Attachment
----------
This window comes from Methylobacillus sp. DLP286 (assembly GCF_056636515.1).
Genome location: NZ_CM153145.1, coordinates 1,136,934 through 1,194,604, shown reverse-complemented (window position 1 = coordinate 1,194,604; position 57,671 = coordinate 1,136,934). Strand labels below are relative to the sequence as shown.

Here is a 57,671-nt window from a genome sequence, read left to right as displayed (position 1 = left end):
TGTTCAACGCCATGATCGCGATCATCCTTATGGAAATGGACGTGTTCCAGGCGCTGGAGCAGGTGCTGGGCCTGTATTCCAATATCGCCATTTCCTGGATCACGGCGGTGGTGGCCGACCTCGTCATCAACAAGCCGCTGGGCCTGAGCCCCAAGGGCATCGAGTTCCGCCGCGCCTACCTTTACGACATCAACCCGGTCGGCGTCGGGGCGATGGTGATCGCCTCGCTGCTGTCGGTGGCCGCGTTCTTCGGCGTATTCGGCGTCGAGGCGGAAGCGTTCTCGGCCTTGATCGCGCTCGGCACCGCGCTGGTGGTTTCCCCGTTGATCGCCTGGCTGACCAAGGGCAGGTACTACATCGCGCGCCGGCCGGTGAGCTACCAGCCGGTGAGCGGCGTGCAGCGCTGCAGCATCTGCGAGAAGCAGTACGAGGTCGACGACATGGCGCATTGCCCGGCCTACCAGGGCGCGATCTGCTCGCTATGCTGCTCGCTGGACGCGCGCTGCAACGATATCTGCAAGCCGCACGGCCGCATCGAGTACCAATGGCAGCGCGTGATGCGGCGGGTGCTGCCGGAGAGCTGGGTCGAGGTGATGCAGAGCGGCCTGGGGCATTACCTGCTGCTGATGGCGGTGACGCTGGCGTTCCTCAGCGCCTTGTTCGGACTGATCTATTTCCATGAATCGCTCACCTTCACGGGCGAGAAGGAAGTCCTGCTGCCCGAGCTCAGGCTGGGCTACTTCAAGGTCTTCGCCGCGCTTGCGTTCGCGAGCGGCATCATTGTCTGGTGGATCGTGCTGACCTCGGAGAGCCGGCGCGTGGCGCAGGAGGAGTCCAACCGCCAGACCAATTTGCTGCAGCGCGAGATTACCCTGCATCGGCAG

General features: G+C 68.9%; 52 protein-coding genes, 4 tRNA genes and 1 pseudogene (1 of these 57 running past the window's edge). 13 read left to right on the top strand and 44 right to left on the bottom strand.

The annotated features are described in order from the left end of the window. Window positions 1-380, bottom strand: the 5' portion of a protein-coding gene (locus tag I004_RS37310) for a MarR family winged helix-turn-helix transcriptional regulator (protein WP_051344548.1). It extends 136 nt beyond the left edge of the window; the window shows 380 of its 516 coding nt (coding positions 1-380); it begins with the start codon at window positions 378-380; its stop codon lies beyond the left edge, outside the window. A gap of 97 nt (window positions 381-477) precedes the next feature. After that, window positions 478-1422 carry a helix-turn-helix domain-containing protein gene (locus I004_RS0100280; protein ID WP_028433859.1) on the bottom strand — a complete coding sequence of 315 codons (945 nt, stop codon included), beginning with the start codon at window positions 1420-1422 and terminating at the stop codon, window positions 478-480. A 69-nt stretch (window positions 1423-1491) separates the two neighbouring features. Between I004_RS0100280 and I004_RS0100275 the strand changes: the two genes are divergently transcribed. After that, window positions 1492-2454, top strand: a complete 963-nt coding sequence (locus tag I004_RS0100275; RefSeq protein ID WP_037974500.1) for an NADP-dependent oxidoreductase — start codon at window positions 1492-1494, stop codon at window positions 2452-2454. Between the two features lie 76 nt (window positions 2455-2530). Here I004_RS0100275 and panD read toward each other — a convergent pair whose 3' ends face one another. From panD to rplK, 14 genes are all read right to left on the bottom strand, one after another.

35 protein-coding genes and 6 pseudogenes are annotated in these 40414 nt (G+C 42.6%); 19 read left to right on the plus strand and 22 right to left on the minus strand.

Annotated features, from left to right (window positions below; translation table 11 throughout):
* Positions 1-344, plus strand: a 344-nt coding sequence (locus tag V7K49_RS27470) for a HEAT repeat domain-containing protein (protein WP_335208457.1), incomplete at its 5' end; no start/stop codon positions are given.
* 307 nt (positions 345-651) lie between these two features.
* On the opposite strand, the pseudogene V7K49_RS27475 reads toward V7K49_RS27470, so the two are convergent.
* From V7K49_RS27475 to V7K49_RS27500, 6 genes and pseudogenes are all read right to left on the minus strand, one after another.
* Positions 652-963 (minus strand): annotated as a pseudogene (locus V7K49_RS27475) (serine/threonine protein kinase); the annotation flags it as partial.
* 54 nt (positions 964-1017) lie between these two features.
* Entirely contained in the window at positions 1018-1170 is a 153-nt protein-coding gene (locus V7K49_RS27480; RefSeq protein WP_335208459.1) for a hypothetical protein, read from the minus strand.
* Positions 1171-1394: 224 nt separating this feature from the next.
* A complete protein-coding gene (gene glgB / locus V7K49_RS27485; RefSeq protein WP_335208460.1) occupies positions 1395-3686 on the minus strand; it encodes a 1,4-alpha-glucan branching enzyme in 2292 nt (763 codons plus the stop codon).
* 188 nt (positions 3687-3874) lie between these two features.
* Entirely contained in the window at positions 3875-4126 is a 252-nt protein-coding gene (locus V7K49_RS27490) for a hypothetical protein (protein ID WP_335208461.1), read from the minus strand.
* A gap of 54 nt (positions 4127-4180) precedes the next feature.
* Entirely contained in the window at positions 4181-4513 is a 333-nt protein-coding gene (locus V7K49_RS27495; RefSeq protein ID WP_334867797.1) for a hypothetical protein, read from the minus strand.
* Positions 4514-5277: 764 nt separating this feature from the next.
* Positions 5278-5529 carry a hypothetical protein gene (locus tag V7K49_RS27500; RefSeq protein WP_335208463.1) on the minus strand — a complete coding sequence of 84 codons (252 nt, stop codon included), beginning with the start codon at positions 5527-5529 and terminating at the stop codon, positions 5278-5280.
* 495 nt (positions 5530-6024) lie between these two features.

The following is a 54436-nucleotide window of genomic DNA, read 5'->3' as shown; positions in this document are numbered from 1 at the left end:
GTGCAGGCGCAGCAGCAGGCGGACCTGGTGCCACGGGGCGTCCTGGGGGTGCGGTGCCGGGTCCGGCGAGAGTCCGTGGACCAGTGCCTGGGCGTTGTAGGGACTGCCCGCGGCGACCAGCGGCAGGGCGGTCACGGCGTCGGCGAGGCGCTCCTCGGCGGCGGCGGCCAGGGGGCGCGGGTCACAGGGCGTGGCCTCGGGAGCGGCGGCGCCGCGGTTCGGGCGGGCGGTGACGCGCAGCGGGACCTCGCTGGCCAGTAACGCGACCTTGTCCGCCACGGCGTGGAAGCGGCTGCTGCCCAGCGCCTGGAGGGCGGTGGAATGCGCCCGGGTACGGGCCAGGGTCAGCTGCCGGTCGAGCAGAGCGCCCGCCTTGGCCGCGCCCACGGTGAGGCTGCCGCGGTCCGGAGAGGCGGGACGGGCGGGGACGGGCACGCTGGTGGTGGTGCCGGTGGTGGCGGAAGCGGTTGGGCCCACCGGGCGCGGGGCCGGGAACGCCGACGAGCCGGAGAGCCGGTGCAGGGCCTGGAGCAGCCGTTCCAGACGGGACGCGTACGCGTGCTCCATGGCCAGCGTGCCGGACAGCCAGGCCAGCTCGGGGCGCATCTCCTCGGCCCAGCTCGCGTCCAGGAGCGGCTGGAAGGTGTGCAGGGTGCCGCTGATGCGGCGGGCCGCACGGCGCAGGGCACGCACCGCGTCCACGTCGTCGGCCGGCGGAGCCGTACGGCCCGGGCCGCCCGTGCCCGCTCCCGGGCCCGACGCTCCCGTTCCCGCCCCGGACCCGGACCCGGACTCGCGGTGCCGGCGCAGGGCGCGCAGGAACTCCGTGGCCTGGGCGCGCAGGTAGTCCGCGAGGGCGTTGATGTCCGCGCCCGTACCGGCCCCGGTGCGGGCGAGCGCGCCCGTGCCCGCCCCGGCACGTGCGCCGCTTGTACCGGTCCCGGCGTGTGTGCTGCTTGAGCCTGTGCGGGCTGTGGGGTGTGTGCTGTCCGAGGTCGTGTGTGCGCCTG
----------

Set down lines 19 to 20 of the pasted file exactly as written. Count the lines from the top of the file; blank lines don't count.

* Entirely contained in the window at positions 3875-4126 is a 252-nt protein-coding gene (locus V7K49_RS27490) for a hypothetical protein (protein ID WP_335208461.1), read from the minus strand.
* A gap of 54 nt (positions 4127-4180) precedes the next feature.